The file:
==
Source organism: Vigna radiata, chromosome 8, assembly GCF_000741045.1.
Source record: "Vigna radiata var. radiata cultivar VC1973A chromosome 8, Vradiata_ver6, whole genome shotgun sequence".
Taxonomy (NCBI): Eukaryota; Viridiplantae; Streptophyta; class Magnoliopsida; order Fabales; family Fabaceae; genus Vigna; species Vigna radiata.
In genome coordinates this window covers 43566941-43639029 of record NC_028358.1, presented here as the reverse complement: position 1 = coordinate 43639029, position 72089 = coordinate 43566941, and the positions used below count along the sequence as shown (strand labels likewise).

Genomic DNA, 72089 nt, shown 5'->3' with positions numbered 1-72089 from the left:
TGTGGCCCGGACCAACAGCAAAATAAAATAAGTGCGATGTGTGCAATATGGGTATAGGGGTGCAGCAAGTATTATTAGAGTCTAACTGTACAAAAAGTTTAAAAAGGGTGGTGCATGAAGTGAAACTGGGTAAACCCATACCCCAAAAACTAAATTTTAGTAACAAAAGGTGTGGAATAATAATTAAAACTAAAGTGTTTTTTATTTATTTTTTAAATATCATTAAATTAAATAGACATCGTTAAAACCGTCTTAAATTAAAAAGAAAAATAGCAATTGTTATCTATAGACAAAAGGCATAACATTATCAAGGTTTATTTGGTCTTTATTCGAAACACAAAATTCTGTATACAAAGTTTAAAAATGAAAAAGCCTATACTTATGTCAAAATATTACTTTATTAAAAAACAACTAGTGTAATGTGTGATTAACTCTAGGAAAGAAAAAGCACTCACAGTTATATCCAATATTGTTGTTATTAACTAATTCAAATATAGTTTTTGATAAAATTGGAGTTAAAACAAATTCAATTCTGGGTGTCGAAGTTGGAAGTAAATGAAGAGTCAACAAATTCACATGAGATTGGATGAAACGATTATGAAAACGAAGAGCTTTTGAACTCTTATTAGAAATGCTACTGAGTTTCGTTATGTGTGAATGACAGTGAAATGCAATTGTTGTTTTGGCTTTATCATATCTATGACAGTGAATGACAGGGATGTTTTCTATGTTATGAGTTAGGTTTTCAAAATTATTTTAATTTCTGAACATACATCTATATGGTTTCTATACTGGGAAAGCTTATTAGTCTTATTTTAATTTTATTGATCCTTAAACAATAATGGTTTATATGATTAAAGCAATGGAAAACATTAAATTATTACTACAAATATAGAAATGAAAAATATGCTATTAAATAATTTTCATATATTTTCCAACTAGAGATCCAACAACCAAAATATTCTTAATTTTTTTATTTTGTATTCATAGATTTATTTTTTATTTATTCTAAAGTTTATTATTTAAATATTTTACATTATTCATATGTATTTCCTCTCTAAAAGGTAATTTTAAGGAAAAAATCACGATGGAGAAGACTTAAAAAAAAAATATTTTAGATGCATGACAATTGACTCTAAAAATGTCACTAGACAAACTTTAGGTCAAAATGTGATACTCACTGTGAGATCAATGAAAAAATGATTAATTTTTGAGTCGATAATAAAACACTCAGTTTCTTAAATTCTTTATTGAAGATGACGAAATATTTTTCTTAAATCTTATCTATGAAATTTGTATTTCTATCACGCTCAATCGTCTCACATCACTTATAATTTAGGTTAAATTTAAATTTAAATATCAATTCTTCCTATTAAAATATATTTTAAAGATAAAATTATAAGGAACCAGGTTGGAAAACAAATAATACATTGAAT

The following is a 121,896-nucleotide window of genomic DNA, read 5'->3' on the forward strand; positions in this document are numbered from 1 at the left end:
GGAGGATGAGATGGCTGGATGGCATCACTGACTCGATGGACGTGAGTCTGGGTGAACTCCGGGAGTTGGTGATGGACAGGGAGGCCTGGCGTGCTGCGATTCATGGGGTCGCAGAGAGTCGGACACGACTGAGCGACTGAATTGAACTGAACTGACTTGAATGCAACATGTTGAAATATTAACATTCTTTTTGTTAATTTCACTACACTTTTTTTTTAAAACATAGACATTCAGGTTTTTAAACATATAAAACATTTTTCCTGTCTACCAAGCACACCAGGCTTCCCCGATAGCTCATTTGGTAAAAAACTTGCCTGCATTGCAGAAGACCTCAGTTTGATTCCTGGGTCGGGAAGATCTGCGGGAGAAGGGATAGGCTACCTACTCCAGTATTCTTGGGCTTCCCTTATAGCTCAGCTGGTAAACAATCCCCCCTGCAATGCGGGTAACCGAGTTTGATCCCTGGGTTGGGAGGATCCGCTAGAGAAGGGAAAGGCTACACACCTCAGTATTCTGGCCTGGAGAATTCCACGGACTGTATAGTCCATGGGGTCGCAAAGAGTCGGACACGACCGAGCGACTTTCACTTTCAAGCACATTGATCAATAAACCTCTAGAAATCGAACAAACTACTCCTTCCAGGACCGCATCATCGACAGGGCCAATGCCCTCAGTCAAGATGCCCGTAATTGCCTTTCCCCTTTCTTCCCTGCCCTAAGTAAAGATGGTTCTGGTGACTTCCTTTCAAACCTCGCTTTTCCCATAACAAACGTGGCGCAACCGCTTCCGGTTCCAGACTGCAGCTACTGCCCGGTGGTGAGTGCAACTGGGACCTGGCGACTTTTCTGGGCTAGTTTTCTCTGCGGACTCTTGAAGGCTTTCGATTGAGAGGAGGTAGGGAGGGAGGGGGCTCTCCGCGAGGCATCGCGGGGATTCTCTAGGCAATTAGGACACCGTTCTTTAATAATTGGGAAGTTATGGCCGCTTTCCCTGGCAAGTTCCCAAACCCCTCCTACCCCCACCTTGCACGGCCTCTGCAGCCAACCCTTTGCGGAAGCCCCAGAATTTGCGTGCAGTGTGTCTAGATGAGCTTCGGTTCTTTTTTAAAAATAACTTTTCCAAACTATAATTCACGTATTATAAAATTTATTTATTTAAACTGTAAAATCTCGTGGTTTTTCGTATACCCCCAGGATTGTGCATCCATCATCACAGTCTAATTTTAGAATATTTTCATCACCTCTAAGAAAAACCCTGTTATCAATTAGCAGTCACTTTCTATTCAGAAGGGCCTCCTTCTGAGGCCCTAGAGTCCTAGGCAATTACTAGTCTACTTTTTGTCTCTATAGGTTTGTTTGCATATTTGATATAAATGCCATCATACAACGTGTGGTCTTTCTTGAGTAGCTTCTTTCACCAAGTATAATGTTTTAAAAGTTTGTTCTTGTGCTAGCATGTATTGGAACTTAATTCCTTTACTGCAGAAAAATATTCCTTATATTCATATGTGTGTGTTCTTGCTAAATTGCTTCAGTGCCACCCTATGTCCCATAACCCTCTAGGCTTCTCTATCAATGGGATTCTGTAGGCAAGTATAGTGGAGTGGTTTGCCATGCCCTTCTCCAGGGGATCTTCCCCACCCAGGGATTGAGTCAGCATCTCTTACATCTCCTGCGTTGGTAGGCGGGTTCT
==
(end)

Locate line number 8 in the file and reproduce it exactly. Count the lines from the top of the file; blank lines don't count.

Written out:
GGAGGATGAGATGGCTGGATGGCATCACTGACTCGATGGACGTGAGTCTGGGTGAACTCCGGGAGTTGGTGATGGACAGGGAGGCCTGGCGTGCTGCGATTCATGGGGTCGCAGAGAGTCGGACACGACTGAGCGACTGAATTGAACTGAACTGACTTGAATGCAACATGTTGAAATATTAACATTCTTTTTGTTAATTTCACTACACTTTTTTTTTAAAACATAGACATTCAGGTTTTTAAACATATAAAACATTTTTCCTGTCTACCAAGCACACCAGGCTTCCCCGATAGCTCATTTGGTAAAAAACTTGCCTGCATTGCAGAAGACCTCAGTTTGATTCCTGGGTCGGGAAGATCTGCGGGAGAAGGGATAGGCTACCTACTCCAGTATTCTTGGGCTTCCCTTATAGCTCAGCTGGTAAACAATCCCCCCTGCAATGCGGGTAACCGAGTTTGATCCCTGGGTTGGGAGGATCCGCTAGAGAAGGGAAAGGCTACACACCTCAGTATTCTGGCCTGGAGAATTCCACGGACTGTATAGTCCATGGGGTCGCAAAGAGTCGGACACGACCGAGCGACTTTCACTTTCAAGCACATTGATCAATAAACCTCTAGAAATCGAACAAACTACTCCTTCCAGGACCGCATCATCGACAGGGCCAATGCCCTCAGTCAAGATGCCCGTAATTGCCTTTCCCCTTTCTTCCCTGCCCTAAGTAAAGATGGTTCTGGTGACTTCCTTTCAAACCTCGCTTTTCCCATAACAAACGTGGCGCAACCGCTTCCGGTTCCAGACTGCAGCTACTGCCCGGTGGTGAGTGCAACTGGGACCTGGCGACTTTTCTGGGCTAGTTTTCTCTGCGGACTCTTGAAGGCTTTCGATTGAGAGGAGGTAGGGAGGGAGGGGGCTCTCCGCGAGGCATCGCGGGGATTCTCTAGGCAATTAGGACACCGTTCTTTAATAATTGGGAAGTTATGGCCGCTTTCCCTGGCAAGTTCCCAAACCCCTCCTACCCCCACCTTGCACGGCCTCTGCAGCCAACCCTTTGCGGAAGCCCCAGAATTTGCGTGCAGTGTGTCTAGATGAGCTTCGGTTCTTTTTTAAAAATAACTTTTCCAAACTATAATTCACGTATTATAAAATTTATTTATTTAAACTGTAAAATCTCGTGGTTTTTCGTATACCCCCAGGATTGTGCATCCATCATCACAGTCTAATTTTAGAATATTTTCATCACCTCTAAGAAAAACCCTGTTATCAATTAGCAGTCACTTTCTATTCAGAAGGGCCTCCTTCTGAGGCCCTAGAGTCCTAGGCAATTACTAGTCTACTTTTTGTCTCTATAGGTTTGTTTGCATATTTGATATAAATGCCATCATACAACGTGTGGTCTTTCTTGAGTAGCTTCTTTCACCAAGTATAATGTTTTAAAAGTTTGTTCTTGTGCTAGCATGTATTGGAACTTAATTCCTTTACTGCAGAAAAATATTCCTTATATTCATATGTGTGTGTTCTTGCTAAATTGCTTCAGTGCCACCCTATGTCCCATAACCCTCTAGGCTTCTCTATCAATGGGATTCTGTAGGCAAGTATAGTGGAGTGGTTTGCCATGCCCTTCTCCAGGGGATCTTCCCCACCCAGGGATTGAGTCAGCATCTCTTACATCTCCTGCGTTGGTAGGCGGGTTCT